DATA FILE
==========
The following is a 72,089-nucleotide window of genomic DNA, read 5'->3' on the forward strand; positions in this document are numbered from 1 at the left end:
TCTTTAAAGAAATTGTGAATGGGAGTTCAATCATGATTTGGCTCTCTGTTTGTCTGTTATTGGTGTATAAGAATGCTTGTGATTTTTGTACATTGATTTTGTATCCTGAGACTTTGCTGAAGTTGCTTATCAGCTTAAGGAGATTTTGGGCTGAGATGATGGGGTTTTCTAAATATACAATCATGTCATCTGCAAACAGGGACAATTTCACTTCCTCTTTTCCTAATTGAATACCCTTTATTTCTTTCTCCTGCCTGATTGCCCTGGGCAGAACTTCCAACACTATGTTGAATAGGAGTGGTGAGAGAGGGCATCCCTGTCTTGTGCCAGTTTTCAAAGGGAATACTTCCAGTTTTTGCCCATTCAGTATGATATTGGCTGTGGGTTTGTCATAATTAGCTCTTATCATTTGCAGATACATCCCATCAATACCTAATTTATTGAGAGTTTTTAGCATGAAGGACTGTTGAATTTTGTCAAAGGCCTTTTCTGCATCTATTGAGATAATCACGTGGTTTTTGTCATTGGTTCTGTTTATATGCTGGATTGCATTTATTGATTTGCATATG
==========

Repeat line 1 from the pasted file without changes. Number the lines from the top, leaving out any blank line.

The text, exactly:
The following is a 72,089-nucleotide window of genomic DNA, read 5'->3' on the forward strand; positions in this document are numbered from 1 at the left end: